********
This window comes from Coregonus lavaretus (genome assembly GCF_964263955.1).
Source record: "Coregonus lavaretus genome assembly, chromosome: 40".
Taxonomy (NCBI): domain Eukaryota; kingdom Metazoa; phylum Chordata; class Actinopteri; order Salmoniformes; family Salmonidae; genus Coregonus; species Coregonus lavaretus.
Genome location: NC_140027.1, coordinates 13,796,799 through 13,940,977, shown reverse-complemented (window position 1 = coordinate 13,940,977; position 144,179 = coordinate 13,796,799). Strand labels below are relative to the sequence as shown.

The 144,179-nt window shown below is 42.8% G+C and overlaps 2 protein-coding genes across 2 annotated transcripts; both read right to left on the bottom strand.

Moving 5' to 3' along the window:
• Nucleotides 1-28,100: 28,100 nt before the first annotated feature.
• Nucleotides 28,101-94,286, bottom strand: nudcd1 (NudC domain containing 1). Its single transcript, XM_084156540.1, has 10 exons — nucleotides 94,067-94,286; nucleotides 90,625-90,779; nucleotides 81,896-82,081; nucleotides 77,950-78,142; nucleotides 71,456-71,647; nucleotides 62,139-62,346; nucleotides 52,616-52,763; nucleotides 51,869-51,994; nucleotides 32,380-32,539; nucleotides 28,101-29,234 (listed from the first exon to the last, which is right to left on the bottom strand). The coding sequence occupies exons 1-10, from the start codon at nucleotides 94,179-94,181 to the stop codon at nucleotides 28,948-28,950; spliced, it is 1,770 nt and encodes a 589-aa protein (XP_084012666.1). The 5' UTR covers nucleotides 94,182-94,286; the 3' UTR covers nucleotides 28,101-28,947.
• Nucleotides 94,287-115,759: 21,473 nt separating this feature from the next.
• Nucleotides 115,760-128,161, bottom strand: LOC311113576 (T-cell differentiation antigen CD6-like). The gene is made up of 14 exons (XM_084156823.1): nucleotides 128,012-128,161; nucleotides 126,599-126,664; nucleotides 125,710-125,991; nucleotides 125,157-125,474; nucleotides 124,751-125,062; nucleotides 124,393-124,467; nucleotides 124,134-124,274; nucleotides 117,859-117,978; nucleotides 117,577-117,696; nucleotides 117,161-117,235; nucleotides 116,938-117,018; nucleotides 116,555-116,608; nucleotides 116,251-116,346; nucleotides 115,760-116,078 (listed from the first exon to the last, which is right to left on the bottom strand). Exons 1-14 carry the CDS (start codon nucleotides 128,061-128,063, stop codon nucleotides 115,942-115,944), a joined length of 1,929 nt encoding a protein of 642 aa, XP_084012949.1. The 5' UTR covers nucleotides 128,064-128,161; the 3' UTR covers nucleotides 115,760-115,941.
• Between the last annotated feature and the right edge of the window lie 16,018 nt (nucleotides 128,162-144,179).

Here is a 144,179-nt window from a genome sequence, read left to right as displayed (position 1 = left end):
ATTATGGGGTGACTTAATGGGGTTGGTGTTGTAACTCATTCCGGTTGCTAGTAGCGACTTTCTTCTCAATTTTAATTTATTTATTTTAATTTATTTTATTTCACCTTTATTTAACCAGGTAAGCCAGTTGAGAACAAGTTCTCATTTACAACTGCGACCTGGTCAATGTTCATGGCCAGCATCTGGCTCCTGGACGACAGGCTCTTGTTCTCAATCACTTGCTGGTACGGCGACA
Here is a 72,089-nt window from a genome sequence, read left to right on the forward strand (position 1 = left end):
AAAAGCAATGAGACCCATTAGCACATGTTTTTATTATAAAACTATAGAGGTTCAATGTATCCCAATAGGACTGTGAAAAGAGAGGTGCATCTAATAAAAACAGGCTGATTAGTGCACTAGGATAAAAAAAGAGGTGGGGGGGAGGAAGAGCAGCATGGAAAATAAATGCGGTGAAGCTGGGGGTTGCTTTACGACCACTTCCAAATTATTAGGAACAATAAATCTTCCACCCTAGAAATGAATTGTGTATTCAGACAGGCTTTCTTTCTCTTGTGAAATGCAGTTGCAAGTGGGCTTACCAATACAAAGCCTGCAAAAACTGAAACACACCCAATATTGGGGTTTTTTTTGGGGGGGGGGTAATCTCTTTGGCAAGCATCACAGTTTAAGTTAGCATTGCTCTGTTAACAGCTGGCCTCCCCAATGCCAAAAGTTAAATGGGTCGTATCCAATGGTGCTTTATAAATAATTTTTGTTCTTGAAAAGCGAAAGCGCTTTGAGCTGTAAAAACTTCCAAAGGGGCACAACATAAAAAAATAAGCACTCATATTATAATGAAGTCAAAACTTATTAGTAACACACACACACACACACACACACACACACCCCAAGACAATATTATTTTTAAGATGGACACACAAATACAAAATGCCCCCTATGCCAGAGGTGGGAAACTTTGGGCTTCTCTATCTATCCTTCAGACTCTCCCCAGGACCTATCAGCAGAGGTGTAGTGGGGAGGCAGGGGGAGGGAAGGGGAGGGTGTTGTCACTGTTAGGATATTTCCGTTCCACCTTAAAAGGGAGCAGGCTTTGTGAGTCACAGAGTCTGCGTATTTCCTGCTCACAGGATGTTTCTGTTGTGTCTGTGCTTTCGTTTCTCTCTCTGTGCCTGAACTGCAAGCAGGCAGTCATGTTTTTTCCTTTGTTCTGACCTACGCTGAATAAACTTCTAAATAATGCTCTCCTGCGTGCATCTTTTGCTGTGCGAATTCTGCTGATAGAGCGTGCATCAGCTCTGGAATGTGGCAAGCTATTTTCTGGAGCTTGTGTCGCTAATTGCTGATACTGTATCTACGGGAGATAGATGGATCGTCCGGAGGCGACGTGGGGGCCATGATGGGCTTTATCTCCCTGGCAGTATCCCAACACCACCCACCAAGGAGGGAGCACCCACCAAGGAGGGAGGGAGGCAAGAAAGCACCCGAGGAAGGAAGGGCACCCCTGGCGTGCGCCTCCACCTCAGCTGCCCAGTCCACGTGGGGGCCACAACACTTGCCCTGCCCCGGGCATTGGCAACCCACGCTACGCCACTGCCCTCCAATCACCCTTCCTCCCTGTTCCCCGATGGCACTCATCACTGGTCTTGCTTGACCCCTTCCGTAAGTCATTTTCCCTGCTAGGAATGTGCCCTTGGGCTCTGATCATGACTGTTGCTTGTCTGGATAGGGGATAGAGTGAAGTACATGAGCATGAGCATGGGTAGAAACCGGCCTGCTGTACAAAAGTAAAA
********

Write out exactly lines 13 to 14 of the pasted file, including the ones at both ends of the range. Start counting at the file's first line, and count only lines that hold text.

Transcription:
ATTATGGGGTGACTTAATGGGGTTGGTGTTGTAACTCATTCCGGTTGCTAGTAGCGACTTTCTTCTCAATTTTAATTTATTTATTTTAATTTATTTTATTTCACCTTTATTTAACCAGGTAAGCCAGTTGAGAACAAGTTCTCATTTACAACTGCGACCTGGTCAATGTTCATGGCCAGCATCTGGCTCCTGGACGACAGGCTCTTGTTCTCAATCACTTGCTGGTACGGCGACA
Here is a 72,089-nt window from a genome sequence, read left to right on the forward strand (position 1 = left end):